A MAN has admitted spitting at a police officer who went on to test positive for Covid-19 several days after the incident.

Steven Licorish pleaded guilty to a charge of assault by beating of an emergency worker at a Poole Magistrates’ Court hearing yesterday, February 23.

The 41-year-old, whose address was given as Bath Road, Bournemouth, also admitted an offence of being drunk and disorderly in a public place.

Both crimes were committed in Charminster Road, Bournemouth, on Wednesday, January 6.

The court heard that PC Joe Terry tested positive for the coronavirus a few days after the incident, which led to him being “extremely unwell in hospital".

However, the defendant would be sentenced purely on the basis of the act of spitting at an officer who was on duty, with it not being possible to prove that Licorish’s actions led to PC Terry testing positive.

Prosecuting, Nicola Reece did not fully open the case but referenced an extract from PC Terry’s victim impact statement during the hearing.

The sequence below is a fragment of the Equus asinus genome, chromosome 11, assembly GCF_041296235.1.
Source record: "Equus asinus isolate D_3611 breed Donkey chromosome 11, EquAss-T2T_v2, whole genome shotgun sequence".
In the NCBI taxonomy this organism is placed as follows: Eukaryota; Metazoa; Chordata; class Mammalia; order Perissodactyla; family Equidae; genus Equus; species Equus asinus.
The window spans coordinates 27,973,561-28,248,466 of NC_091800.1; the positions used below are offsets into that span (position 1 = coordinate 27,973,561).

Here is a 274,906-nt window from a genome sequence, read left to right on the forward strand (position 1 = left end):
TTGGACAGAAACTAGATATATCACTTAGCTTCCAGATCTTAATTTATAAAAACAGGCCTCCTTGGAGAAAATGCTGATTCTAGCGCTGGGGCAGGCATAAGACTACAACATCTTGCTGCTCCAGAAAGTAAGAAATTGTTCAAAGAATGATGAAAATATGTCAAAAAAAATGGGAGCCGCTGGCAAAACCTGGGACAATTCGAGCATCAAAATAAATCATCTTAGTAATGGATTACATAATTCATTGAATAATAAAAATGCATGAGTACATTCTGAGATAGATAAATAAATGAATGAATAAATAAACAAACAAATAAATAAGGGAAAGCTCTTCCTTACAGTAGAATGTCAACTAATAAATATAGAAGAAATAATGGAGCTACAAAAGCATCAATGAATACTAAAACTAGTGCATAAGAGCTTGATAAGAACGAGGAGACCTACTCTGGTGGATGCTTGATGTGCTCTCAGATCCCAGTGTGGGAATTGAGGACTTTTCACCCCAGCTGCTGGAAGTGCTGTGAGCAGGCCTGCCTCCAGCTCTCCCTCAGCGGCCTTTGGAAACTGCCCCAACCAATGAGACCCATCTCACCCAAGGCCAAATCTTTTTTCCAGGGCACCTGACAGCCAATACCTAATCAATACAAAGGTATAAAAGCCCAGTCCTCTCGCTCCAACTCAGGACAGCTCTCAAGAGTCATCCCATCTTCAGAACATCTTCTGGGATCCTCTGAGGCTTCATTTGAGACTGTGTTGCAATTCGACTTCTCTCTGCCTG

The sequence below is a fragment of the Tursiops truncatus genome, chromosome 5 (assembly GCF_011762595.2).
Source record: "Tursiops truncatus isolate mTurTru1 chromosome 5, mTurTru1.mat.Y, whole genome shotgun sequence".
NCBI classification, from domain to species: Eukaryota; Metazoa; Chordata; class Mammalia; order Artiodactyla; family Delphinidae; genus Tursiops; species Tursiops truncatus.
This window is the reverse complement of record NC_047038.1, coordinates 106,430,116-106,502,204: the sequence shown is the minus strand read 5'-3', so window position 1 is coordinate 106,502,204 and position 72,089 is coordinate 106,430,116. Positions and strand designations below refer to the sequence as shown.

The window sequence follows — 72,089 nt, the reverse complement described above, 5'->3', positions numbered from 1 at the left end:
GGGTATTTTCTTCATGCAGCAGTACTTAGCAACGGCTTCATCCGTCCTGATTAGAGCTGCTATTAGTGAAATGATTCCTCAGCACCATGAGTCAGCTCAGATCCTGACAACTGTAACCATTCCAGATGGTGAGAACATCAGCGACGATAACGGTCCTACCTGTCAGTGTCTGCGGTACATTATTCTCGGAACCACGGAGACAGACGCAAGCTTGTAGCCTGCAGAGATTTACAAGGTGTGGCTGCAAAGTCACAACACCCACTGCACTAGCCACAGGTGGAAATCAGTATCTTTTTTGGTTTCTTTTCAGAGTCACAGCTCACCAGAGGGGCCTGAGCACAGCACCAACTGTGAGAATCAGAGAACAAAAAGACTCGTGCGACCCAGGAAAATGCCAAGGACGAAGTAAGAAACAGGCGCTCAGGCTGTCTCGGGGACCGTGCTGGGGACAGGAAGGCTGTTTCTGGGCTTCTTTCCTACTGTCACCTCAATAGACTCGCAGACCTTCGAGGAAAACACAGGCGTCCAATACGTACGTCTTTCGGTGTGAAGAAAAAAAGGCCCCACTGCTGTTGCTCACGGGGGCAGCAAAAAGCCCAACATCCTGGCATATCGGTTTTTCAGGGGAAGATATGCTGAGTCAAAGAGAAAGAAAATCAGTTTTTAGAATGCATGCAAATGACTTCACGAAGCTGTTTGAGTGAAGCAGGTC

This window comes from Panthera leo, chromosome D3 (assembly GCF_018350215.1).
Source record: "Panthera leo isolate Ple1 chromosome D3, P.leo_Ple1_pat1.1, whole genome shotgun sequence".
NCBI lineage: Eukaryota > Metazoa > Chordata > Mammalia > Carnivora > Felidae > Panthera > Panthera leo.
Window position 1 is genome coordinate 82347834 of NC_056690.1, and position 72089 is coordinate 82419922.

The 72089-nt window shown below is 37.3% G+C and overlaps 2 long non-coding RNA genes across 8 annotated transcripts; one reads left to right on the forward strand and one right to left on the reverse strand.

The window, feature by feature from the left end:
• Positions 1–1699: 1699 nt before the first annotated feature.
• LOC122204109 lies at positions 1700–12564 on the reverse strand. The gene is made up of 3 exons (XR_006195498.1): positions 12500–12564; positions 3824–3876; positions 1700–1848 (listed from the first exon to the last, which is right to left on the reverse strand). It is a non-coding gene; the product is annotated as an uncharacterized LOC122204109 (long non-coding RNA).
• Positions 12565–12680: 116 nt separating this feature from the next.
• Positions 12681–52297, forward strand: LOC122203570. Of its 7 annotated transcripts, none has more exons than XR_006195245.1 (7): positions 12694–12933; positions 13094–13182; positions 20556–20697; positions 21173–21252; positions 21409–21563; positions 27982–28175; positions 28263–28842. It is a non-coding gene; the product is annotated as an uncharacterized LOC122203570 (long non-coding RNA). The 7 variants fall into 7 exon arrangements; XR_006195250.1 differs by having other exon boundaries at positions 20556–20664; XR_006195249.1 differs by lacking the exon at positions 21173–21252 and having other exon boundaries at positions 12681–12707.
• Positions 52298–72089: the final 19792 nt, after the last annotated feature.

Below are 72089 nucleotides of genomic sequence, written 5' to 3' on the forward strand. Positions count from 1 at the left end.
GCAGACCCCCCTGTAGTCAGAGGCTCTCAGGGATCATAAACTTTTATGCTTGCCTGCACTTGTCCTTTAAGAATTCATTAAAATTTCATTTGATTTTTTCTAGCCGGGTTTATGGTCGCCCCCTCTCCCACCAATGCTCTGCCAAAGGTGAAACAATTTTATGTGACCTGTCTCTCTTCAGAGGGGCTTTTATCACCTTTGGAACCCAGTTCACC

She said: “He cannot prove that he caught Covid from this particular spit but he did contract Covid a few days later.”

Police body-worn camera footage from PC Terry’s colleague was played in court.

It showed the defendant sat on the ground with the two police officers nearby.

Ms Reece said an audible spit could be heard and the action seen on the footage, with PC Terry’s colleague telling him “it landed on your vest”.

Mitigating, James Moore said it was accepted by the crown that it was not possible to say how the officer became infected with Covid.

Mr Moore said Licorish is remorseful and accepts that he needs to be punished for the spitting offence.

The barrister added that the defendant is a vulnerable man with alcohol issues.

District Judge Stephen Nicholls adjourned the case to allow a pre-sentence report to be prepared.

The judge said the case was similar to others in recent months where there was no direct causal link between the spitting and the infection. He added that it was “unfortunate where the chronology is concerned”.

Judge Nicholls told Licorish that he was leaving all sentencing options open ahead of the next hearing.

The case was adjourned until March 19, with the defendant remanded on unconditional bail.